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Winter heating and fire prevention tips

POSTED: December 14, 2008 5:00 a.m.

Those blasts of cold weather over the last few weeks prompted many residents living in the North Georgia mountains to heat their homes for the first time this season.


Wood-burning stoves, space heaters and both natural wood and manmade logs are acceptable methods of heating; however, they are also major contributing factors in residential fires.


As the weather begins to turn cold, the number of residential fire calls increases by between 25 and 30 percent, said Dawson County Deputy Chief of Emergency Services Tim Satterfield.


Emergency services personnel have responded to four residential structure fires in Dawson County in the last week, fires that could possibly have been preventable by following fire safety tips designed to maintain fire safe homes this winter.


Dawson County Fire Inspector Jeff Bailey said he sweeps the chimney in his home twice each winter. “Once is recommended, but I sweep my own two times,” he said.


Fireplace sweeping is an imperative step, with minimum costs, in preventing residential fires, Bailey said.


Chimney sweeping removes creosote, the accumulation on the chimney’s inside surface that can ignite to cause chimney fires.


While creosote logs available at retailers such as Home Depot and Lowe’s claim to reduce the amount of creosote in chimneys, officials advise sweeping the chimney is a more viable and safer means of preventing fire.


“It’s advisable to have your chimneys professionally cleaned and inspected annually before the beginning of the heating season. Professional chimney cleaners have the knowledge and training and are more familiar with potential problems and defects than the average person,” Bailey said.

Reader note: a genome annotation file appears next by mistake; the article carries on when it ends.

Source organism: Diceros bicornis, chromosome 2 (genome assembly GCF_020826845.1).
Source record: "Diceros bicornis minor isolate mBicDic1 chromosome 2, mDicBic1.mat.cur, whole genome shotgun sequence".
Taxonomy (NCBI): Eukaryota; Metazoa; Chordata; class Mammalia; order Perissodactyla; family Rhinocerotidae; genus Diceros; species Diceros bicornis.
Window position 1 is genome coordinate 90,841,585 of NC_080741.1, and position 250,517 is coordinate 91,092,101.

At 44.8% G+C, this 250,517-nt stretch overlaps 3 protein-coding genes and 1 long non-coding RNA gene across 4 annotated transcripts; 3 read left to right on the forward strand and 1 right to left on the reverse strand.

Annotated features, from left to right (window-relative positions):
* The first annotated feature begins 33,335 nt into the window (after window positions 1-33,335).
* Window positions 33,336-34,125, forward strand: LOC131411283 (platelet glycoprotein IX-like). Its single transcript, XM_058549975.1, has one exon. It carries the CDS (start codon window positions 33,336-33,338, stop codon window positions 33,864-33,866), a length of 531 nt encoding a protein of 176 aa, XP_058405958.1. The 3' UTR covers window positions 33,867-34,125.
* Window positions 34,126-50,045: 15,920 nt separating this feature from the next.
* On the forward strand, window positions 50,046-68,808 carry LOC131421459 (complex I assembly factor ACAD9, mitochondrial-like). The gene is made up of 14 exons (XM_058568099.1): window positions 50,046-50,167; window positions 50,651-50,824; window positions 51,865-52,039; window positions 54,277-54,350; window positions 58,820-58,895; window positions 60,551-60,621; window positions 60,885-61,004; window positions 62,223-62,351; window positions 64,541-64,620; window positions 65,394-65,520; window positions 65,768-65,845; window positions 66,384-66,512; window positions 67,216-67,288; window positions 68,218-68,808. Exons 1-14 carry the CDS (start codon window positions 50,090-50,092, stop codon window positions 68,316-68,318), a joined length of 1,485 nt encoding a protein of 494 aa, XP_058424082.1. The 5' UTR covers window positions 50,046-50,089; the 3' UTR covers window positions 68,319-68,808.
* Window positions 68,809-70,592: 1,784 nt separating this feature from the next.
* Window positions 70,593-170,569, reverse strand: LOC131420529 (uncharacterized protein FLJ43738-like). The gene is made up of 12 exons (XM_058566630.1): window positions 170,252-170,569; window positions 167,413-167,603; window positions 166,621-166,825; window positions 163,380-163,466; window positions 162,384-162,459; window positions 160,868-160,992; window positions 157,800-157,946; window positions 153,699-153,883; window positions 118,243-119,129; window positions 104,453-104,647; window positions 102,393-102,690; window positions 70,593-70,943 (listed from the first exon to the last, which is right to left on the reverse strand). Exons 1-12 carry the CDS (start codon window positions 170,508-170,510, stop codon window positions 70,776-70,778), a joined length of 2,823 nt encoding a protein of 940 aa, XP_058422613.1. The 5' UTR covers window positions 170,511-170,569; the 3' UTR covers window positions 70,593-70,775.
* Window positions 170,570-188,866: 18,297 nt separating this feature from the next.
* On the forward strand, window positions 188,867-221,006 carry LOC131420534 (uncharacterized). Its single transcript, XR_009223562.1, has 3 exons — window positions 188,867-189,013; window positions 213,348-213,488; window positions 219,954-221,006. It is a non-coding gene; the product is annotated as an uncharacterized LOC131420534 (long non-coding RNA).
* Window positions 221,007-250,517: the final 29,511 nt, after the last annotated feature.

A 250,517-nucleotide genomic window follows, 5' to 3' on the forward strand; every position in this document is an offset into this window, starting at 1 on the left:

Creosote logs essentially create a fire in the chimney to burn out the accumulated creosote, the opposite of what should be done, because chimney fires, even those controlled and closely monitored, can spread and cause sufficient damage to the home.


Additionally, the extremely high temperatures — up to 2,000 degrees Fahrenheit — from a chimney fire can also damage chimneys by warping the chimney’s metal lining or cracking the lines on masonry chimneys.


Cracks in the lines allow flames to creep from within the chimney and into the home, Bailey said.


In the event a chimney fire spreads into the home, Bailey said all residential dwellings should be equipped with smoke alarms and fire extinguishers.


Fire personnel suggest installing smoke alarms on each level of the home and outside each sleeping area.


Homeowners should also check smoke alarm batteries every month, and batteries should be changed at least once a year.


Smoke and fire alarms have become more commonplace in new homes, but Bailey said he is surprised at the number of homes without fire extinguishers.


Satterfield recommends planning two ways out of each room, one of which would be the door while a second way might be a window. Emergency escape window ladders can be purchased at most home improvement stores, Satterfield said.


He believes every family should have a fire emergency plan, and also suggests families conduct home fire drills. He said evidence concludes that there are very few fire deaths at schools, because schools conduct fire safety drills on a regular basis.


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